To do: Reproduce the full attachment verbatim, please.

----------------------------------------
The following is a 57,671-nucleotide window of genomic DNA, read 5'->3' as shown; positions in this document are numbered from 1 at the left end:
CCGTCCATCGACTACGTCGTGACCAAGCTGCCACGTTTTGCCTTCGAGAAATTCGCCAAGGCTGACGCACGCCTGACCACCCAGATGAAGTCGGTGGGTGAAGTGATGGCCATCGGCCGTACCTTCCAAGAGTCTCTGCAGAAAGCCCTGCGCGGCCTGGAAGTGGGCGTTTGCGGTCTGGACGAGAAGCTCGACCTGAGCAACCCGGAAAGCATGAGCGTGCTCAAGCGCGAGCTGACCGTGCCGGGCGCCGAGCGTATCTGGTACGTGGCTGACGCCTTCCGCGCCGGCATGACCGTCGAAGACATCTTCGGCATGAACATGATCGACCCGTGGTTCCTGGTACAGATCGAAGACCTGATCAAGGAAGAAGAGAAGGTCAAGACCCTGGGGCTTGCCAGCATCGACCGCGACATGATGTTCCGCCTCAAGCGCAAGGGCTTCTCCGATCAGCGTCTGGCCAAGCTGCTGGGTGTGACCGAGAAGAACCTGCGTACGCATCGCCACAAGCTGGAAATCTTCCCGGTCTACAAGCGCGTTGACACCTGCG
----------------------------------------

The following is a 57,671-nucleotide window of genomic DNA, read 5'->3' as shown; positions in this document are numbered from 1 at the left end:
CCGTCCATCGACTACGTCGTGACCAAGCTGCCACGTTTTGCCTTCGAGAAATTCGCCAAGGCTGACGCACGCCTGACCACCCAGATGAAGTCGGTGGGTGAAGTGATGGCCATCGGCCGTACCTTCCAAGAGTCTCTGCAGAAAGCCCTGCGCGGCCTGGAAGTGGGCGTTTGCGGTCTGGACGAGAAGCTCGACCTGAGCAACCCGGAAAGCATGAGCGTGCTCAAGCGCGAGCTGACCGTGCCGGGCGCCGAGCGTATCTGGTACGTGGCTGACGCCTTCCGCGCCGGCATGACCGTCGAAGACATCTTCGGCATGAACATGATCGACCCGTGGTTCCTGGTACAGATCGAAGACCTGATCAAGGAAGAAGAGAAGGTCAAGACCCTGGGGCTTGCCAGCATCGACCGCGACATGATGTTCCGCCTCAAGCGCAAGGGCTTCTCCGATCAGCGTCTGGCCAAGCTGCTGGGTGTGACCGAGAAGAACCTGCGTACGCATCGCCACAAGCTGGAAATCTTCCCGGTCTACAAGCGCGTTGACACCTGCG